|Authors||H. C. Benestad and J. E. Hannay|
|Title||Does the Prioritization Technique Affect Stakeholders' Selection of Essential Software Product Features?|
|Afilliation||Software Engineering, Software Engineering|
|Publication Type||Proceedings, refereed|
|Year of Publication||2012|
|Conference Name||Proceedings of IEEE International Conference on Empirical Software Engineering and Measurement (ESEM 2012)|
|Place Published||New York, NY, USA|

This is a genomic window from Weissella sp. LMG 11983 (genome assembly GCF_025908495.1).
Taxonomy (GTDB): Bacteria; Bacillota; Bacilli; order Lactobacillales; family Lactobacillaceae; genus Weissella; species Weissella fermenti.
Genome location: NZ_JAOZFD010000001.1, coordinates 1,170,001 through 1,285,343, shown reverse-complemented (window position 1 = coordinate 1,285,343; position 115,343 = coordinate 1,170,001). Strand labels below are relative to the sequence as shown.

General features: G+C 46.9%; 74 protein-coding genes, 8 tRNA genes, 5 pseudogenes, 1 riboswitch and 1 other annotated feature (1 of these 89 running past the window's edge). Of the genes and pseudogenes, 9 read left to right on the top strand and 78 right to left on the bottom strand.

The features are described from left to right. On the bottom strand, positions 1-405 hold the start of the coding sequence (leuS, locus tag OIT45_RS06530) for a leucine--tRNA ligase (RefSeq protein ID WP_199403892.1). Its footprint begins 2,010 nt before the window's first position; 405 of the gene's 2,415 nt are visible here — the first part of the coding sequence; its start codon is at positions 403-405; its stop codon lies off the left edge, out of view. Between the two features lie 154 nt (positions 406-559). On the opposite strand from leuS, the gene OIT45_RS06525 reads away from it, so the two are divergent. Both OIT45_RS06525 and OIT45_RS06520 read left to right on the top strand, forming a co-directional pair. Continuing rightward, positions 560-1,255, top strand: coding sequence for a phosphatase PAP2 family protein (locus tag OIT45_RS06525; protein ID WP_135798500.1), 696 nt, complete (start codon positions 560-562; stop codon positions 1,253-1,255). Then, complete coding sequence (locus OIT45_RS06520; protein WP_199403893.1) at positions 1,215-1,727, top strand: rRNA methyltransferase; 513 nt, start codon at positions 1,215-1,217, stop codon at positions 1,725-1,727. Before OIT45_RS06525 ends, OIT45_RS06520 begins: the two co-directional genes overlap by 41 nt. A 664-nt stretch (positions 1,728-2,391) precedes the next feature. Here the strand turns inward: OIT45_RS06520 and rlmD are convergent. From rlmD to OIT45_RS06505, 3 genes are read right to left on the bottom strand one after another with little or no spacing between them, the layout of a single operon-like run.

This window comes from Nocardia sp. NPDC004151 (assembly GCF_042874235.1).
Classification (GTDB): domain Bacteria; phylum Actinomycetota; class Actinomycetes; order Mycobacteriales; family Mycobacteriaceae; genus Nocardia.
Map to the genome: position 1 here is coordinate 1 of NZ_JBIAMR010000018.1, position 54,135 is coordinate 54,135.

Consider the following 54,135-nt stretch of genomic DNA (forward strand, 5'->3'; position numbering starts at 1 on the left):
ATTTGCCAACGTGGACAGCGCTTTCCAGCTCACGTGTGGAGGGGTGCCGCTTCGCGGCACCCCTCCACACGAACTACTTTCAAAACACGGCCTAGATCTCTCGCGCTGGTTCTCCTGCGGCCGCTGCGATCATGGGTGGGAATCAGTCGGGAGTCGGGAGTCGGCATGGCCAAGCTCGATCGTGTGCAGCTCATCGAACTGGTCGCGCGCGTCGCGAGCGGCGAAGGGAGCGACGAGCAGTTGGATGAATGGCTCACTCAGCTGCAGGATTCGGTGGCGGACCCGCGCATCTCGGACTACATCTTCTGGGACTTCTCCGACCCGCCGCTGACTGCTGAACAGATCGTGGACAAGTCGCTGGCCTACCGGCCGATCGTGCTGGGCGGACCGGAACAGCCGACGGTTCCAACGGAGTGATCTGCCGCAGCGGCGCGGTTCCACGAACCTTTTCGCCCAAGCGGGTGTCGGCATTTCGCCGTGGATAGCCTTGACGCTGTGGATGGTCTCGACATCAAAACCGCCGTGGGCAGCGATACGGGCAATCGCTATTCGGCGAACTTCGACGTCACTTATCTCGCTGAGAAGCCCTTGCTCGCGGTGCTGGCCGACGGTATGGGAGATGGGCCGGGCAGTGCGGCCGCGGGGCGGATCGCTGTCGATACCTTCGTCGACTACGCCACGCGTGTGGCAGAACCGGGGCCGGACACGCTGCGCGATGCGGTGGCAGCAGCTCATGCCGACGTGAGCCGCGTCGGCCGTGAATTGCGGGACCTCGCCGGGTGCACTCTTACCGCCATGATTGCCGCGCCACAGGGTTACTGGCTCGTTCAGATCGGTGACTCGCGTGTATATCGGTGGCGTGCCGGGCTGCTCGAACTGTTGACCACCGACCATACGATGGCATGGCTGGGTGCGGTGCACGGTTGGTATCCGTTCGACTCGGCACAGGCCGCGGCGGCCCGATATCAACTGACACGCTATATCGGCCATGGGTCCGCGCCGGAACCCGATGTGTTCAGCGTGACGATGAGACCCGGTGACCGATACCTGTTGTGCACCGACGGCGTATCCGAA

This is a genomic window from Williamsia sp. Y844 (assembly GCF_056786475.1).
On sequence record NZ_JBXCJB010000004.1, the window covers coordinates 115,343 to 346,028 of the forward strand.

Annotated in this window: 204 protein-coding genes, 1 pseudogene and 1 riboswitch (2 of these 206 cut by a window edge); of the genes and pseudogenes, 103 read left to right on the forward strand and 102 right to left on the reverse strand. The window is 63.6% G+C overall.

Context: To select the essential, non-negotiable product features is a key skill for stakeholders in software projects. Such selection relies on human judgment, possibly supported by structured prioritization techniques and tools. Goal: Our goal was to investigate whether certain attributes of prioritization techniques affect stakeholders' threshold for judging product features as essential. The four investigated techniques represent four combinations of granularity (low, high) and cognitive support (low, high). Method: To control for robustness and masking effects when investigating in the field, we conducted both an artificial experiment and a field experiment using the same prioritization techniques. In the artificial experiment, 94 subjects in four treatment groups indicated the features (from a list of 16) essential when buying a new cell phone. In the field experiment, 44 domain experts indicated the software product features that were essential for the fulfillment of the project's vision. The effects of granularity and cognitive support on the number of essential ratings were analyzed and compared between the experiments. Result: With lower granularity, significantly more features were rated as essential. The effect was large in the general experiment and extreme in the field experiment. Added cognitive support had medium effect, but worked in opposite directions in the two experiments, and was not statistically significant in the field experiment. Implications: Software projects should avoid taking stakeholders' judgments of essentiality at face value. Practices and tools should be designed to counteract biases and to support the conscious knowledge-based elements of prioritizing.